• Beehive Randomness, a one-shot Lucky Star fic about six of the (long-haired) characters' hair mysteriously becoming updone. Miyuki finds it rather embarrassing, and so does Kagami once she and Konata wind up next. (Despite the title, there is not actually much random about it.)
  • Starbound, another Lucky Star fic, also involves the Kagami, Konata, and Miyuki's hair becoming updone during the first half of its first chapter. They later find out from Kagami and Tsukasa's second cousin Rokuna (yes, that one, except with brown hair already also done up into a hive) that the crystals responsible for it are actually meant to enable them to use psychokinetics. (The version on is even marked with a photoshopped image of Kagami with her hair updone.)

    Films — Animation 

    Films — Live-Action 
  • Johnny Cash's mother in Walk the Line acquires one of these in The '60s.
  • Everyone sport that style in Hairspray, hence the title.
    • Up to the point where Deborah Harry has a hollowed-out one with a door on the front, tall enough to keep a time bomb inside.
    • Ricki Lake sports this style at the beginning, but she becomes the one major exception when she irons her hair flat in jail like she learned it from the beatniks.
    • And quite a few other John Waters characters have this hairstyle.
  • Hedwig and the Angry Inch: "Suddenly, she's Miss Beehive, 1963..."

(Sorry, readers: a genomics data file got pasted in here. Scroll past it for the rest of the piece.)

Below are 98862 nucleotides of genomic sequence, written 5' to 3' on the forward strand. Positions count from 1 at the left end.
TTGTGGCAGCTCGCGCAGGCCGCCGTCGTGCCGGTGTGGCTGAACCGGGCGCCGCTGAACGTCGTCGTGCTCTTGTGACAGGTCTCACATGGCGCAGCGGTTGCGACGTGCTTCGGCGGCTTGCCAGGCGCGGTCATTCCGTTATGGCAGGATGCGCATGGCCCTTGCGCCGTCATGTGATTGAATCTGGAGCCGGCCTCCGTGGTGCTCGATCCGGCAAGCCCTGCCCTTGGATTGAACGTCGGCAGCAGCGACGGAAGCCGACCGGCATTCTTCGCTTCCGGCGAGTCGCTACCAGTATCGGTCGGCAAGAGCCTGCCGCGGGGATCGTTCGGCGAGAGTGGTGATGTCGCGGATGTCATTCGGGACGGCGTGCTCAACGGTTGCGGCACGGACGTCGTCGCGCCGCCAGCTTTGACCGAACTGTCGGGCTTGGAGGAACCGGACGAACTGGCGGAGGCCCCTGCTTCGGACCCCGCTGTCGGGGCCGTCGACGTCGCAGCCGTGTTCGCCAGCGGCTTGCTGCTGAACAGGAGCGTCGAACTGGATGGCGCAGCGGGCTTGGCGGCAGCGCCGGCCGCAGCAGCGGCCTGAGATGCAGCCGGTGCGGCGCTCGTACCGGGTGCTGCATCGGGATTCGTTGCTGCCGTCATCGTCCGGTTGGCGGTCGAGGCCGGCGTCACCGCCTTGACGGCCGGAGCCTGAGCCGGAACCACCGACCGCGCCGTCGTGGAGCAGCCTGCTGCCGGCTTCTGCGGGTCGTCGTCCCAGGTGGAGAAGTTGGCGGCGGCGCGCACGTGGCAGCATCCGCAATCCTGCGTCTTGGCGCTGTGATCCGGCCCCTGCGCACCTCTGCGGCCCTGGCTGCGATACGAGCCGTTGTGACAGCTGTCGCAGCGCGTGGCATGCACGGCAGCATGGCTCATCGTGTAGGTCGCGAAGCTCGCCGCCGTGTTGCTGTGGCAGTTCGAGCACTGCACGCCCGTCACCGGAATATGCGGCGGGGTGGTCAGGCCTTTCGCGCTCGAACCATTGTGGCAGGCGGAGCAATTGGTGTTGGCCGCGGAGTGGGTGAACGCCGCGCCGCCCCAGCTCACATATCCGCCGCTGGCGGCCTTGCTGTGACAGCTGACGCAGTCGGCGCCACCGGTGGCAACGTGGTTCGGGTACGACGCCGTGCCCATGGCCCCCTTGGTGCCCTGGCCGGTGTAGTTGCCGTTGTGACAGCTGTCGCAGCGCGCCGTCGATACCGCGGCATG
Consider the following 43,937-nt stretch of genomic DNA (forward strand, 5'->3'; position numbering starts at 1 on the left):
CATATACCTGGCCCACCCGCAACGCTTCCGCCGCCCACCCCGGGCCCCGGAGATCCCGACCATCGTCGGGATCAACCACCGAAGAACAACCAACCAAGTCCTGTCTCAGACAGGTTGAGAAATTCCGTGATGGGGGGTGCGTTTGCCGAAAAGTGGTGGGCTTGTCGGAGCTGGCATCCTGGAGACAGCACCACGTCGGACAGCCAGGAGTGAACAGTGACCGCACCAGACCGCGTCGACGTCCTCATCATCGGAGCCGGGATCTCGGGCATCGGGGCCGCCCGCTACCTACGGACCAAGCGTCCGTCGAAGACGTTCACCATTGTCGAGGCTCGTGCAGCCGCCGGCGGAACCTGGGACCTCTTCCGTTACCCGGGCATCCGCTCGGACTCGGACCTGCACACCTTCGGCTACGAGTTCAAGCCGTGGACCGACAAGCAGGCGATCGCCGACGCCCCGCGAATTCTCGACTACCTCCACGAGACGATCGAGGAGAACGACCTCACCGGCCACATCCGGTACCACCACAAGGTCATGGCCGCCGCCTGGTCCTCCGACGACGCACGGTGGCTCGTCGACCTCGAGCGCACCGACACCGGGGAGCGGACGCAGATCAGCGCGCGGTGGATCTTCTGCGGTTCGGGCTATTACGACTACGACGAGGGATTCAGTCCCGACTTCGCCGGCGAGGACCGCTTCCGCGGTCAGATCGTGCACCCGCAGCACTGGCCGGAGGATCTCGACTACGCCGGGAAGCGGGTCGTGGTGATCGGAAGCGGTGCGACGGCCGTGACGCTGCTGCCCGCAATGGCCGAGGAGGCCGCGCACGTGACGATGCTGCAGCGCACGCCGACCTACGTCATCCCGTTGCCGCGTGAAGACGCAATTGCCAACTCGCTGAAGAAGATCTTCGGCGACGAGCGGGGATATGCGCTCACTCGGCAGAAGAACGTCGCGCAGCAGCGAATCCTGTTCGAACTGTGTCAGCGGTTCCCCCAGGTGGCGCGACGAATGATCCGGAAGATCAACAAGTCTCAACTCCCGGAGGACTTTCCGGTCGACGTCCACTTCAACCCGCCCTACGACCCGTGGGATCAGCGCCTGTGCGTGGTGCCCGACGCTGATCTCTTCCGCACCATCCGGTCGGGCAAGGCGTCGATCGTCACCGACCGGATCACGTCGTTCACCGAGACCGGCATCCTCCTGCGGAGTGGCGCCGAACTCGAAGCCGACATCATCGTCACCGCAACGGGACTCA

• Bride of Frankenstein has an infamous version of a beehive.
  • In Mars Attacks!, one of the aliens disguises itself as a woman sporting one of these, because it was the only kind of costume that would hide its huge head.
  • Prof. Holt from Class of Nuke 'Em High Part II: Subhumanoid Meltdown has to lower her head whenever she passes through a door.
  • Holly Golightly from Breakfast at Tiffany's.
  • Eve Teschmacher in Superman: The Movie and Superman II.

  • Susan Sto Helit sported one when she was being Death's granddaughter (as opposed to Governess Susan) in the Sky One Live-Action Adaptation of Hogfather. Based on the painting by Paul Kidby which has her with more of an afro, which in turn is based on the description in Soul Music of her hair resembling a dandelion clock.
  • In Relativity, the supervillain Vera Barracuda uses a beehive hairstyle as part of her disguise. In her day-to-day life, she wears her hair down. This, plus a Domino Mask, is enough to completely hide her identity.
  • In Captain Underpants, George and Harold's teacher, Ms. Ribble, has a beehive hairdo.
  • The lady on the cover of Rich People Problems.

    Live-Action TV 

  • Cindy Wilson and Kate Pierson of The B-52s used to always sport a pair of beehives. It's where the band's name came from, after all. Not so much nowadays.